When I was a second-year optometry student, an older clinic instructor told us if he could pick any prescription for himself, he would choose 0.75 D myopia. This made no sense to us, as we were learning how to refract to give the best distance acuity. He just smiled and said, “You’ll understand some day.” There’s nothing like presbyopia to make his point. Having perfect distance vision has real limitations as you age, and there’s no group that typifies this more than pseudophakes.
The patients who are least dependent on glasses, as they reach their 70s, are the low myopes. So, why do most cataract surgeons choose implants that correct distance vision to plano? Since nearly all pseudophakes will require glasses of some sort after surgery, what is the best post-op refractive outcome that will allow them to have the most freedom from glasses for daily activities?
When I refer patients for cataract surgery, I routinely recommend my patients have a post-op refraction of -0.75 D. With this prescription, they can see their alarm clocks and mirrors in their bathrooms in the morning. They can cook food, see their cell phones, watch TV, even drive a car without a restriction on their driver’s licenses. They can interact with their families and see their computers pretty well without glasses. These day-to-day activities matter most to the typical elderly patient.
On the other hand, if they were plano at distance, they would be tied to their glasses for most of the day. It doesn’t help them to have 20/20 uncorrected distance vision while driving, if they can’t see their dashboards.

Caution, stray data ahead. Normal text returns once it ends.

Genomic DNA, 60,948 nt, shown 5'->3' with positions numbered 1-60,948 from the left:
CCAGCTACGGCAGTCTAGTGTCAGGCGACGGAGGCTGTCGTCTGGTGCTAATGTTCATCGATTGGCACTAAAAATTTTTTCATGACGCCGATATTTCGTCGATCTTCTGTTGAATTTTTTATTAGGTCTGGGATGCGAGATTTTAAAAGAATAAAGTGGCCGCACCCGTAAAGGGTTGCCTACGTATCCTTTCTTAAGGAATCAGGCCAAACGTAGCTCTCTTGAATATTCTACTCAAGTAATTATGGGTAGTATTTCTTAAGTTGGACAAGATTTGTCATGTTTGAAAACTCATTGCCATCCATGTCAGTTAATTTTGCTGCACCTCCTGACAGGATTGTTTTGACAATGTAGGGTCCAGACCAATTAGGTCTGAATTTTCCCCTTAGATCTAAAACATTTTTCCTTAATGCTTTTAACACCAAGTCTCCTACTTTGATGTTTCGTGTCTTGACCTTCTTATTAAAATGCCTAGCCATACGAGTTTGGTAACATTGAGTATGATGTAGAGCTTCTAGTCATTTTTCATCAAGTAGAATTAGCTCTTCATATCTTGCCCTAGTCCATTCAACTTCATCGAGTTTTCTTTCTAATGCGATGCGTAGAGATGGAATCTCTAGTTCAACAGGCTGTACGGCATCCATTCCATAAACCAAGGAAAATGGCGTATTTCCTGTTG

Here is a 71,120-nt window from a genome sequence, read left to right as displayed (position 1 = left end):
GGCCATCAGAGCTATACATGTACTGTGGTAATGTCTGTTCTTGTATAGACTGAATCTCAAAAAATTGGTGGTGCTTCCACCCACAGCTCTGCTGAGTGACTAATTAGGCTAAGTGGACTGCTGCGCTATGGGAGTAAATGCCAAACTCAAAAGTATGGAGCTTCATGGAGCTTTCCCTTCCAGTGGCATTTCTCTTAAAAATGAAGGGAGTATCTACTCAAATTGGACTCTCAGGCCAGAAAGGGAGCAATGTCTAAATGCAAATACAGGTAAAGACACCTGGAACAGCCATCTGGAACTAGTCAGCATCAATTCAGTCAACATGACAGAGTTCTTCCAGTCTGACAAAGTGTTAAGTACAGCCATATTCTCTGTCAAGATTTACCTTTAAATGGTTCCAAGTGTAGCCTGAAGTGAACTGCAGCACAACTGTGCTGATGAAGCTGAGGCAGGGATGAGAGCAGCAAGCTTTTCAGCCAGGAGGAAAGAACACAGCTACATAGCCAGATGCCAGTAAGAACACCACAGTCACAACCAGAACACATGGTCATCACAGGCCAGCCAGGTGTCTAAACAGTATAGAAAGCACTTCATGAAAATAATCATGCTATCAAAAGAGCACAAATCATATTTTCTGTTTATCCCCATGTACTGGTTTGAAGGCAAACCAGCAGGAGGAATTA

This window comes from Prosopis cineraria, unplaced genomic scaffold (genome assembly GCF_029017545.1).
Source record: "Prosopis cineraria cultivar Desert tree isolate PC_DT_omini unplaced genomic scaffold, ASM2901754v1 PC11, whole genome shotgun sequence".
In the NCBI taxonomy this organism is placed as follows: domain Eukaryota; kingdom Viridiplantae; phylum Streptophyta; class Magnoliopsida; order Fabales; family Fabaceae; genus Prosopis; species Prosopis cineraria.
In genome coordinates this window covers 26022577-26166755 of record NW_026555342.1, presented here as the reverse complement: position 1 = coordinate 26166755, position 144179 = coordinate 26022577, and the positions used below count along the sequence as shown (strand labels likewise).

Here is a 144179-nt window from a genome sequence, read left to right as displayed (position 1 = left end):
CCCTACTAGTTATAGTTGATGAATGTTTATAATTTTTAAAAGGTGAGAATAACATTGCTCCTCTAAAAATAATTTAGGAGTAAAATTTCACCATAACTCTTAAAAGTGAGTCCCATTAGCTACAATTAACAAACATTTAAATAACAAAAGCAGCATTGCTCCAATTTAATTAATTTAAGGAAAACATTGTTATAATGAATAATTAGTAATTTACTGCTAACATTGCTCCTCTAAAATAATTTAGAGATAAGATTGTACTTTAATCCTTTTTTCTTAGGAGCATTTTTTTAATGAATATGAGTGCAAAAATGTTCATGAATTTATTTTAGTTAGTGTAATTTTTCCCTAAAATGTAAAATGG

- When patients have previously worn monovision contact lenses, they are a natural fit for monovision IOLs. This rather small segment of cataract surgery referrals are the most independent of eyewear following cataract extraction. Occasionally, we recommend adding driving glasses for these patients to improve night driving or viewing movies.
- When a patient is a 2.00 D to 3.00 D myope, it is important he understands what will be lost at near with plano at distance. I often recommend that these patients consider remaining -2.00 D and keep their vision where they are comfortable.
- Patients who have successfully worn RGP or soft multifocal contact lenses often do well with multifocal IOLs. However, they need to be counseled that they still will need occasional reading glasses.
I REST MY CASE
I submit to you that a large segment of cataract patients would benefit most from low amounts of myopia as opposed to fully correcting their distance vision. This addresses most of their indoor activities and will give them the greatest amount of freedom in their day-to-day activities. OM